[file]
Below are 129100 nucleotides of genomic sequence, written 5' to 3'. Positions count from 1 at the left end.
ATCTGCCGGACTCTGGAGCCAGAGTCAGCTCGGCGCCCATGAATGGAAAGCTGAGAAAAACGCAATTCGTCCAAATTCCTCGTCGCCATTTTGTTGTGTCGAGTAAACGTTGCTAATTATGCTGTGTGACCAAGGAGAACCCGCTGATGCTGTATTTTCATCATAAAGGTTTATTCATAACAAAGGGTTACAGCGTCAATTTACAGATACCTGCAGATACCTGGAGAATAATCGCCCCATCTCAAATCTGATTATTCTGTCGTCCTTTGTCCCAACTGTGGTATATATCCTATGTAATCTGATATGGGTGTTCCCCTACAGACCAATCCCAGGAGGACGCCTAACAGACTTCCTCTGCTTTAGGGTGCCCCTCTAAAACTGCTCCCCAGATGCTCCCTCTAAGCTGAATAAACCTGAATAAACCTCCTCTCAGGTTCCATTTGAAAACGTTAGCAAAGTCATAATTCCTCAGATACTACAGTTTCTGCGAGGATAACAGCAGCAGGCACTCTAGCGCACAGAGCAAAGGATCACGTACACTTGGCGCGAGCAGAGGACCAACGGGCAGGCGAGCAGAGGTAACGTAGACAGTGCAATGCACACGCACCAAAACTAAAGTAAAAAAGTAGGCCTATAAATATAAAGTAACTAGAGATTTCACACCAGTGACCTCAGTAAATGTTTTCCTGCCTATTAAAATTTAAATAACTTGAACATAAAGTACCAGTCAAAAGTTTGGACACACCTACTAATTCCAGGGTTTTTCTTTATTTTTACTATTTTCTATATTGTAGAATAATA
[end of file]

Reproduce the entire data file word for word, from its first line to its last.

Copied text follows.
Below are 129100 nucleotides of genomic sequence, written 5' to 3'. Positions count from 1 at the left end.
ATCTGCCGGACTCTGGAGCCAGAGTCAGCTCGGCGCCCATGAATGGAAAGCTGAGAAAAACGCAATTCGTCCAAATTCCTCGTCGCCATTTTGTTGTGTCGAGTAAACGTTGCTAATTATGCTGTGTGACCAAGGAGAACCCGCTGATGCTGTATTTTCATCATAAAGGTTTATTCATAACAAAGGGTTACAGCGTCAATTTACAGATACCTGCAGATACCTGGAGAATAATCGCCCCATCTCAAATCTGATTATTCTGTCGTCCTTTGTCCCAACTGTGGTATATATCCTATGTAATCTGATATGGGTGTTCCCCTACAGACCAATCCCAGGAGGACGCCTAACAGACTTCCTCTGCTTTAGGGTGCCCCTCTAAAACTGCTCCCCAGATGCTCCCTCTAAGCTGAATAAACCTGAATAAACCTCCTCTCAGGTTCCATTTGAAAACGTTAGCAAAGTCATAATTCCTCAGATACTACAGTTTCTGCGAGGATAACAGCAGCAGGCACTCTAGCGCACAGAGCAAAGGATCACGTACACTTGGCGCGAGCAGAGGACCAACGGGCAGGCGAGCAGAGGTAACGTAGACAGTGCAATGCACACGCACCAAAACTAAAGTAAAAAAGTAGGCCTATAAATATAAAGTAACTAGAGATTTCACACCAGTGACCTCAGTAAATGTTTTCCTGCCTATTAAAATTTAAATAACTTGAACATAAAGTACCAGTCAAAAGTTTGGACACACCTACTAATTCCAGGGTTTTTCTTTATTTTTACTATTTTCTATATTGTAGAATAATA